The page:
After submitting the application for financial aid (FAFSA), you will be informed of your financial aid eligibility via an award letter. The award letter specifies the elements of your financial aid package. Your package is an assortment of the different types of aid available from the U.S. Department of Education and/or the school (if eligible). Financial aid was established to assist students with covering the financial difference between their own contribution and the cost of attending college.
The U.S. Department of Education promotes students reviewing two different elements that factor into the cost of college:
- Net cost is the difference between the cost of attending the school (COA) and the financial aid package. This amount tells you how much money is needed from your own resources or from borrowed loans to pay the remainder of the tuition bill that has not been covered by gifted aid, such as grants or scholarships.
- Out of pocket expense is the difference between the COA and the gifted aid. Out of pocket expense measures how much attending college is actually going to cost you. This cost will provide you with how much you will need to draw from your savings, borrow in loans, or utilize from your current income.
Once you have reviewed the award letter, reject any financial aid that is not necessary to cover the cost of college. You should start by reducing loans. Federal student aid (FSA) loans are intended to help families pay for the portion of college costs that are covered by the expected family contribution (EFC). These loans are available to everyone, regardless of financial need, and they must be repaid to the government. This loan debt is a federal legal obligation; ignoring the loans is not a way to avoid repayment. In addition, filing bankruptcy is not a valid option, as many FSA loans are not typically allowed to be written off through bankruptcy.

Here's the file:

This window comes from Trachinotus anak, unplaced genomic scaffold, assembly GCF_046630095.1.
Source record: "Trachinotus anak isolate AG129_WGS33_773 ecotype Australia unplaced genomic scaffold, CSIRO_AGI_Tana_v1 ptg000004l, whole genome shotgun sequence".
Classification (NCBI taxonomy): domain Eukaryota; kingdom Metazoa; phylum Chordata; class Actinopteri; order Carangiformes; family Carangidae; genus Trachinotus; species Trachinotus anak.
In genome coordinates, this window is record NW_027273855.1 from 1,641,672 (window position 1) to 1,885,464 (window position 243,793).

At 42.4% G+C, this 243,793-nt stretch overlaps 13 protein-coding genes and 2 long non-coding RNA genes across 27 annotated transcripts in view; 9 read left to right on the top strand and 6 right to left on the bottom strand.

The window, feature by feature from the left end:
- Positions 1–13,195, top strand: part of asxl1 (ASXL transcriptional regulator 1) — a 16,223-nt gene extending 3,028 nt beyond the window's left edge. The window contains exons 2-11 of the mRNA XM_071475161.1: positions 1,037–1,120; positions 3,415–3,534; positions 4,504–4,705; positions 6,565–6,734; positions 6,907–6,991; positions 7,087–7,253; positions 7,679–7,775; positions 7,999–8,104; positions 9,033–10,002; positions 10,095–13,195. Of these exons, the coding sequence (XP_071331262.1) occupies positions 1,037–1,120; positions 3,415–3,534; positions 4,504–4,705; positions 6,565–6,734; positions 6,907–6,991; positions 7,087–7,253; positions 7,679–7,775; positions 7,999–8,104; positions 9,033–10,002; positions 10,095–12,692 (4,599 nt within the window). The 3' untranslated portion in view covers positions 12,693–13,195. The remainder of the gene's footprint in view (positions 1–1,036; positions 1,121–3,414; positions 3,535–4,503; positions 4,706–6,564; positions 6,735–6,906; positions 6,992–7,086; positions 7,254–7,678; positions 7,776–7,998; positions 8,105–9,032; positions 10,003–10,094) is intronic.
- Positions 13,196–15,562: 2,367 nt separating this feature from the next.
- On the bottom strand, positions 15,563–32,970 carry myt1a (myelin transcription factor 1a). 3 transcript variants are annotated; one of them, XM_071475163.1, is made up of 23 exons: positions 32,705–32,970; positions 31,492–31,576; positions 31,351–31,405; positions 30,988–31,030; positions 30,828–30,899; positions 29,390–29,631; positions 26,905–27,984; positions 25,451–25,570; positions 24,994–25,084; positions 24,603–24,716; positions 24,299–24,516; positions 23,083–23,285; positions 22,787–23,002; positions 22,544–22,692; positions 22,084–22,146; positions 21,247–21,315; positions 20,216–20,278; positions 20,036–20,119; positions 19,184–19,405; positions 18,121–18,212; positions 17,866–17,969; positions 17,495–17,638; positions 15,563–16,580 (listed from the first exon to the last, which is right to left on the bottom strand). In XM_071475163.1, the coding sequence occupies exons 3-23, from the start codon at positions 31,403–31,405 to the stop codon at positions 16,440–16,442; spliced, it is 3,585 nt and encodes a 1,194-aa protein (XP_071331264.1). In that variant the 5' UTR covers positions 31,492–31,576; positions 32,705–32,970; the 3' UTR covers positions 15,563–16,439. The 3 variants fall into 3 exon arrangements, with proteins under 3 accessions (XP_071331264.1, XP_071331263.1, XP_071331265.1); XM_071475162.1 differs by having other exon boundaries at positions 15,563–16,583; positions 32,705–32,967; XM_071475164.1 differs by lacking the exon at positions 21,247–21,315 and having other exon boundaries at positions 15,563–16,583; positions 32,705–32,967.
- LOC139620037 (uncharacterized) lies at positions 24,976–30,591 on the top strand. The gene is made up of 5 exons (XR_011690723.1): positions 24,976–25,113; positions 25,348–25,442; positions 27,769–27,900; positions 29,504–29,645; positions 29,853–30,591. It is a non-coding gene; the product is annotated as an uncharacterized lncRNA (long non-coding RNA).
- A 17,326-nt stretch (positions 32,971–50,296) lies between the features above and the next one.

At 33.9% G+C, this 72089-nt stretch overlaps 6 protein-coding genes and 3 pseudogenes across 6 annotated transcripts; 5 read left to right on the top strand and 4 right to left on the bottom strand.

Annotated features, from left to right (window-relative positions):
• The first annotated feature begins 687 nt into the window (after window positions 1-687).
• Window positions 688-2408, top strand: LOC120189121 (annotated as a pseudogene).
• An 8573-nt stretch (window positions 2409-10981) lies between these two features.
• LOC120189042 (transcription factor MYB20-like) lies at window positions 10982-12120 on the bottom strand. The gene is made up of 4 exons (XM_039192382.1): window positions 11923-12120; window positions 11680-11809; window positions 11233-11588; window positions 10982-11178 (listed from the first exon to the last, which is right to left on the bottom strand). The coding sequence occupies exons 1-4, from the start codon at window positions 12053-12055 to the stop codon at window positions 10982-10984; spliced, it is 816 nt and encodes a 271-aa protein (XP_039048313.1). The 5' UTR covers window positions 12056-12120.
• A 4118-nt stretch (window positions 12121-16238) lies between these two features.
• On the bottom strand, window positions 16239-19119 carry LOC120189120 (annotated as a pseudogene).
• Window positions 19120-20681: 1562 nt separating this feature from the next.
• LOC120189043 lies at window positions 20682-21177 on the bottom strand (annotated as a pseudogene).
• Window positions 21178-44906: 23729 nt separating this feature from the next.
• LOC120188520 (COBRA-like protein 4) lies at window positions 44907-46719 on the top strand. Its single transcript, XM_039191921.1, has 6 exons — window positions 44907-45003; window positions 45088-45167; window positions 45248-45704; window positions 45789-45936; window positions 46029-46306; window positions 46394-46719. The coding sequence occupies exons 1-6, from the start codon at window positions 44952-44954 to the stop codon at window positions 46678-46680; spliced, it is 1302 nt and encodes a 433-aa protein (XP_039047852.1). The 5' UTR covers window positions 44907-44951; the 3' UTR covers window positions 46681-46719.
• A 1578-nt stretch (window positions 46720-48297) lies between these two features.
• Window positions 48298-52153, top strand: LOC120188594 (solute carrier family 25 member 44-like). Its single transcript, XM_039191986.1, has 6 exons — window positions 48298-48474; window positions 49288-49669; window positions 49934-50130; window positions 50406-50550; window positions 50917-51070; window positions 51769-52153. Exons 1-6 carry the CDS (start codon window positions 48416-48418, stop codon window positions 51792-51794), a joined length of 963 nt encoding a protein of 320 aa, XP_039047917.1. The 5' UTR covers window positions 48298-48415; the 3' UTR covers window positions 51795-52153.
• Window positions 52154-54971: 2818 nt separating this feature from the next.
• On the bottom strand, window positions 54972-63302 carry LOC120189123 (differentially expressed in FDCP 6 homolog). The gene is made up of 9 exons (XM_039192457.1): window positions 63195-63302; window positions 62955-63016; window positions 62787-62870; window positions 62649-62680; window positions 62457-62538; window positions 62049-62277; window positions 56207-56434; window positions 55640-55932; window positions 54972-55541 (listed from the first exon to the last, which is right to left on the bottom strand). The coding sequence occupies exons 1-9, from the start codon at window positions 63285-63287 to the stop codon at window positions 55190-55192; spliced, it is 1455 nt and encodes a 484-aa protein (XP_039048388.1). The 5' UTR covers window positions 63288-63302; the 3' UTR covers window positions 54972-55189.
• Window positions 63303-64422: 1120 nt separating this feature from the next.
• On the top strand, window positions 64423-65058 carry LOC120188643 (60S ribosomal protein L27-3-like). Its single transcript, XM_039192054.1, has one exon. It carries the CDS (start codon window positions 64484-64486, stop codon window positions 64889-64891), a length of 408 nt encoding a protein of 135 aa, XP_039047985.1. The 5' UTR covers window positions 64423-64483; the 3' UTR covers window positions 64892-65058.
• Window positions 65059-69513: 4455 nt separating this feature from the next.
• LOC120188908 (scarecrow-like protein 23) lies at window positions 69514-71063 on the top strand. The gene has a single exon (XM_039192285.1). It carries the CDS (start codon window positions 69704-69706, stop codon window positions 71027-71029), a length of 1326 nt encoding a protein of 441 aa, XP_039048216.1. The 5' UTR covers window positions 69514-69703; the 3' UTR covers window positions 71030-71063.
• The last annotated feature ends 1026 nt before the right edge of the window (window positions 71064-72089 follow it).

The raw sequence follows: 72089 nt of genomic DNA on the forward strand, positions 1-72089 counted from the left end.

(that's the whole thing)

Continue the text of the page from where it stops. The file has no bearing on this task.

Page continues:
Most students choose FSA loans to cover the difference between the cost of attending college and what gifted aid will pay. Federal student loans offer lower interest rates and have more flexible repayment options. To lower your obligation toward college expenses, try exploring other options before applying for FSA loans. Examples include: inquiring about less expensive schools, community colleges, online schools, or in-state schools, searching for scholarship and/or grants, reviewing your budget, and changing your spending habits. Think about how much you are borrowing, and track your student loans to make sure your new career will adequately support the monthly payments.
If the loans exceed your school’s charges, you will receive a refund. This refund is only to pay for educational expenses. Educational expenses include, but are not limited to, tuition, room and board, fees, books, supplies, equipment, dependent child care expenses, transportation, and the rental or purchase of a personal computer. Misuse or abuse of financial aid loan refunds is not tolerated and must be reported.
As a reminder, FSA loans are a legally-binding agreement and must be repaid even if your financial situation becomes difficult. There are options available to you as a loan borrower if financial hardships occur. Keep your loan servicer informed of your situation, and they will assist you so that you can continue to honor your financial obligation.
U.S. Department of Education Federal Student Aid. (2010). Your Federal Student Loans: Learning the Basics and Manage Your Debt. Washington, D.C.: U.S. Department of Education.
By Tangene Umstead
Senior Default Prevention and Compliance Specialist at American Public University